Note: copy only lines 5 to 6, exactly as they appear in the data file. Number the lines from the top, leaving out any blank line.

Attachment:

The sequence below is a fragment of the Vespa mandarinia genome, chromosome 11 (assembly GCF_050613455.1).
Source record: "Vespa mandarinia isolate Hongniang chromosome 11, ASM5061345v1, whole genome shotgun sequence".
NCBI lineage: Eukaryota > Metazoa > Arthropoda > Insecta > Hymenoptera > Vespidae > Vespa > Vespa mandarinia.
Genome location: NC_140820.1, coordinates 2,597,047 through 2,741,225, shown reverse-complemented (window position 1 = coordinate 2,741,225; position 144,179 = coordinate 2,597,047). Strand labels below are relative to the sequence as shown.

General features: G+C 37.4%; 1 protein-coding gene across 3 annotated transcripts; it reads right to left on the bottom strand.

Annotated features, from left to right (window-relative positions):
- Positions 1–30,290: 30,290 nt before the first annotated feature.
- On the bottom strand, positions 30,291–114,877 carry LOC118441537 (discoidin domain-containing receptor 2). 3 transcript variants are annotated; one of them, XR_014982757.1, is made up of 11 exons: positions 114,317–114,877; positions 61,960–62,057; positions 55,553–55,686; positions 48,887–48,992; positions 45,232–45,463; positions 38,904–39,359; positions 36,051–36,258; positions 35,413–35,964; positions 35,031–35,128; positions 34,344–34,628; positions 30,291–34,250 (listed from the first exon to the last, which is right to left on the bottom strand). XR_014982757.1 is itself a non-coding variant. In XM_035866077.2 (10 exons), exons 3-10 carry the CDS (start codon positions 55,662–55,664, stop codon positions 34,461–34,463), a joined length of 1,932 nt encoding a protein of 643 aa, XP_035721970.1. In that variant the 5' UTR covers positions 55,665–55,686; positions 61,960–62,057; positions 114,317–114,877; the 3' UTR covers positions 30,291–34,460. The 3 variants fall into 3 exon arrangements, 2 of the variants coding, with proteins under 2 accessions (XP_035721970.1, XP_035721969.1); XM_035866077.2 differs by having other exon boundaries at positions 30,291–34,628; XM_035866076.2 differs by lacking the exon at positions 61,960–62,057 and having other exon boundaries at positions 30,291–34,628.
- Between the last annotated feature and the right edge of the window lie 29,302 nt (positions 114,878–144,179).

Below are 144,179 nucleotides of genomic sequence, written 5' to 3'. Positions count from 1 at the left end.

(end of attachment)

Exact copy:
General features: G+C 37.4%; 1 protein-coding gene across 3 annotated transcripts; it reads right to left on the bottom strand.

Annotated features, from left to right (window-relative positions):